There wasn’t a lot of fanfare at the box office this weekend, and Sony may regret moving Ghostbusters: Afterlife from its original release date on Thursday, November 11 to next week on November 19. Call it the calm before a hopeful holiday season, as kids are getting vaccinated in great numbers and the industry is hoping there are plenty of returns to movie theaters before the new Spider-Man film sets a new benchmark. But there is another comic book film that continues to lead the way, and this weekend provided more clues just far it will go.
(Photo by ©Walt Disney Studios Motion Pictures/©Marvel Studios)
Disney, Marvel and Chloe Zhao’s Eternals once again led the box office for a second straight week. It fell 61% down to $27.5 million, which tracks with most of the films earning over $70 million in their opening weekend this year. Shang-Chi and the Legend of the Ten Rings fell just 54% while Venom: Let There Be Carnage, Black Widow, and F9 all fell between 64.7% and 67.8%. So on the positive side, Eternals had the second-best hold among the five top openers.
The haul this weekend brings the film’s total up to nearly $119 million. That is far lower than Shang-Chi, Venom Deux, and Black Widow had after 10 days. That total is also still higher than F9’s $116.1 million at the same point, and that provides hope that Eternals can reach the $175 million floor that every MCU film not titled The Incredible Hulk has hit. Eternals’ total ranks between the first Twilight film and the first Toy Story among all-time November releases, two films that grossed $192.7 million and $191.7 million, respectively, though both of them had lower openings and much higher second weeks. Again, in Eternals’ favor is the fact that the only November releases to have grossed $100 million in 10 days and not break $175 million were The Matrix Revolutions, Fantastic Beasts: The Crimes of Grindlewald, Die Another Day, 2012, and Quantum of Solace. Beasts was the highest 10-day total among them with $116.5 million. So this could indeed be close, but putting Eternals’ final haul right around $175 million is our starting point this week. Worldwide it is currently over $281 million.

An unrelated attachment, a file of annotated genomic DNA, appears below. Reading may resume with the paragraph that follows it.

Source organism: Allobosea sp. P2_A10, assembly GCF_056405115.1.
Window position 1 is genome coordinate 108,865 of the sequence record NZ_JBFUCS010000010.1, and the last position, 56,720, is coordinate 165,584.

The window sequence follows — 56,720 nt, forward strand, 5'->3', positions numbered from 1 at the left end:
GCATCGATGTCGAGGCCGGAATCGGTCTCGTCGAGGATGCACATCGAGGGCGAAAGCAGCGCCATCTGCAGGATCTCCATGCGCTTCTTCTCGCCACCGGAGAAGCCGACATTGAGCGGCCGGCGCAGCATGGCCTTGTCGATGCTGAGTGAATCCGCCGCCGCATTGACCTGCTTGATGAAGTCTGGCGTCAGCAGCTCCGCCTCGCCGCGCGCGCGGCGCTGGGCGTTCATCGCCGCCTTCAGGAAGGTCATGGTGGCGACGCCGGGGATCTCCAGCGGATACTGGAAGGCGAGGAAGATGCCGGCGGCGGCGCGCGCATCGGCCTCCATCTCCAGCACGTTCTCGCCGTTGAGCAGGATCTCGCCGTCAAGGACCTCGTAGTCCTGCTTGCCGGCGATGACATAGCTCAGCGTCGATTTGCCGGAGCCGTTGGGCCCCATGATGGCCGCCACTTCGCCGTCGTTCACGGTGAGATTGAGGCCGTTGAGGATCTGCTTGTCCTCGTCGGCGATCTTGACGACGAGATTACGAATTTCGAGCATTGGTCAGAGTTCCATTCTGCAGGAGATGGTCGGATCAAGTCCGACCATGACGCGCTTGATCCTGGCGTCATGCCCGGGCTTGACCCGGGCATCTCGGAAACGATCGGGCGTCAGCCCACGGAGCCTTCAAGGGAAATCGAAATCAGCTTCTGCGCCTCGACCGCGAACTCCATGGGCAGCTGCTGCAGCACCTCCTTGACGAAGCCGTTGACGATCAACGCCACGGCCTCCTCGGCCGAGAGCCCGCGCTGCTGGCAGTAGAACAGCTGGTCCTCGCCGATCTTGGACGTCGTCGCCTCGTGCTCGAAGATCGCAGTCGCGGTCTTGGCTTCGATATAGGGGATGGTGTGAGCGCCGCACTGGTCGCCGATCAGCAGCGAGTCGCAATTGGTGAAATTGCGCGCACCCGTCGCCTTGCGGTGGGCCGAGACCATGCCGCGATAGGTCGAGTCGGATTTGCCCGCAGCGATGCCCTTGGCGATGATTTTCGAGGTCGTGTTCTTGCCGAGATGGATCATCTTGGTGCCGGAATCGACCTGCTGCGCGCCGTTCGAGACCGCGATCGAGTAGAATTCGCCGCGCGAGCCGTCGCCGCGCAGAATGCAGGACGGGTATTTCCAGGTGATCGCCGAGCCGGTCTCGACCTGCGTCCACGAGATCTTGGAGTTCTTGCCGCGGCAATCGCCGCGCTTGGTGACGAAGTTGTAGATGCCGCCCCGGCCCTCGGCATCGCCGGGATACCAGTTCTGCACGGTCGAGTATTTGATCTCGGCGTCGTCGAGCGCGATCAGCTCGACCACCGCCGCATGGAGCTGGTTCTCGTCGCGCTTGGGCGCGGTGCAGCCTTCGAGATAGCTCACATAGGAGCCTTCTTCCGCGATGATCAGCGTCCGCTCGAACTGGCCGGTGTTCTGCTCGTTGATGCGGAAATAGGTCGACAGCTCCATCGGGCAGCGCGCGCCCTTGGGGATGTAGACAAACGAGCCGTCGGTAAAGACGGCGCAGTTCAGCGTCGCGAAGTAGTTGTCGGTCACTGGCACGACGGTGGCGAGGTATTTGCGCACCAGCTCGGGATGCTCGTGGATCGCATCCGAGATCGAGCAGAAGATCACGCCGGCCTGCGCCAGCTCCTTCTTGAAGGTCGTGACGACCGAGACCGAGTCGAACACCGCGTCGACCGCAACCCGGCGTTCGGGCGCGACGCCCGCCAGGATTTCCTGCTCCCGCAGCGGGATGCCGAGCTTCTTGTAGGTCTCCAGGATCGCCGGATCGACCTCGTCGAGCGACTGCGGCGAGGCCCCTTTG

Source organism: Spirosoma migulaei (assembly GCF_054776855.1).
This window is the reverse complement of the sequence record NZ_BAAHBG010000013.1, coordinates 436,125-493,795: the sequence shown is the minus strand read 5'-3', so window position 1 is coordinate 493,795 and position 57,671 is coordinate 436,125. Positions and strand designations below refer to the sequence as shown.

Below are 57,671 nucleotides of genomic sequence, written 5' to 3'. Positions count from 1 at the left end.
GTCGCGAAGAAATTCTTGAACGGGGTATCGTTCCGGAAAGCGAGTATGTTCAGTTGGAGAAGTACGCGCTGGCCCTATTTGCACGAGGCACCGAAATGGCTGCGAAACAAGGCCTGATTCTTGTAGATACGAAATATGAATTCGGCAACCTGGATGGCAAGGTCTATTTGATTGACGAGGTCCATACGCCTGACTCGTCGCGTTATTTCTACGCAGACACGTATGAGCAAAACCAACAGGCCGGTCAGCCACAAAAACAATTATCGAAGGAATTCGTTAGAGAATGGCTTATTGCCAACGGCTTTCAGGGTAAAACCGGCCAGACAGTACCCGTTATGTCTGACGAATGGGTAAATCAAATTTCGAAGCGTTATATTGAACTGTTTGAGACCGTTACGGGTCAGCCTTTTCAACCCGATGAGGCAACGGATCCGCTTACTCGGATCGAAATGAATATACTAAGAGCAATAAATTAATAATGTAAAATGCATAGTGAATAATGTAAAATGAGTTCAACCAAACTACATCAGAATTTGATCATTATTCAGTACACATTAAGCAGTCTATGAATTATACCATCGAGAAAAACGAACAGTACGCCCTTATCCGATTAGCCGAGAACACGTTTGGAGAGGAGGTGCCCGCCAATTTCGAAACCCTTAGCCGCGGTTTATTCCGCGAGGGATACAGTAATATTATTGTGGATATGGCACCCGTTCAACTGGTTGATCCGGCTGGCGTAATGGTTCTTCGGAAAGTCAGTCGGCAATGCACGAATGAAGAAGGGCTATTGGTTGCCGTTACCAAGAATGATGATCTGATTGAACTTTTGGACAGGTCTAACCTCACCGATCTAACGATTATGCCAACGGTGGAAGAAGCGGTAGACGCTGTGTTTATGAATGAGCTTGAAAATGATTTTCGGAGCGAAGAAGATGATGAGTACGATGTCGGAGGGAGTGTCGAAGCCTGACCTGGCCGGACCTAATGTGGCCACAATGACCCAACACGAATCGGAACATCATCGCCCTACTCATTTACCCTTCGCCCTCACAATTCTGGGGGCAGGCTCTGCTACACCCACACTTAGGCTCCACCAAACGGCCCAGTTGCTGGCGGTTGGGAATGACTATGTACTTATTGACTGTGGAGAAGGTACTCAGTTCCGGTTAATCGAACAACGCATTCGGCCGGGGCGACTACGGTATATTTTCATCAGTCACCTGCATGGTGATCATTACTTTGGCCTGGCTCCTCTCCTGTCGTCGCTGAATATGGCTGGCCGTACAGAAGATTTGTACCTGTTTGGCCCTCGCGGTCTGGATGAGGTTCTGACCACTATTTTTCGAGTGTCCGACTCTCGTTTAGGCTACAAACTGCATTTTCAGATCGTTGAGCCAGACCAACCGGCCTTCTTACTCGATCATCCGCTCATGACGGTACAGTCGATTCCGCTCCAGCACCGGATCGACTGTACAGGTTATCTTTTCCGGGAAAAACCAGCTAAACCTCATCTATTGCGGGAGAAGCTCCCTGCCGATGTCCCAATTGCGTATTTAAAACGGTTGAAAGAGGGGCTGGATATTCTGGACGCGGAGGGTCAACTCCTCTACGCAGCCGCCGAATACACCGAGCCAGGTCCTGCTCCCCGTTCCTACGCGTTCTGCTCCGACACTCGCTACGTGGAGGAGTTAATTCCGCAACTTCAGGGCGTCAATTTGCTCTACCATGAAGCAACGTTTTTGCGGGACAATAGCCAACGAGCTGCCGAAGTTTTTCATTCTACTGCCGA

(Photo by ©Paramount Pictures)
After an indefinite delay from the studio and a yank from the Toronto Film Festival, Clifford the Big Red Dog had a $16.4 million opening weekend, even as it premiered on Paramount Plus at the same time. That is added to tallies from its opening since Wednesday, which now total $22 million. Is this as big a deal as some are saying? Is this a sign that families are now coming back to theaters? Well, not entirely. The baseline for a family film debuting as a hybrid on the streaming service came from this summer’s Paw Patrol: The Movie which had a $13.1 million opening and $15.6 million five-day haul. Like all films this past week, Clifford saw a nice bump from Veterans Day on Thursday. The mostly live-action Clifford (with shout-outs to “family-ish” films Cruella and Space Jam: A New Legacy) is actually on pace with The Boss Baby: Family Business, which had $22 million after five days. So yes, it is a fine start for the Big Red Dog, and the Thanksgiving holiday will only help if everyone doesn’t switch over to Encanto, but it is still nothing for the industry to get pumped about, especially if a portion of their demographic is still unvaccinated and staying home to watch.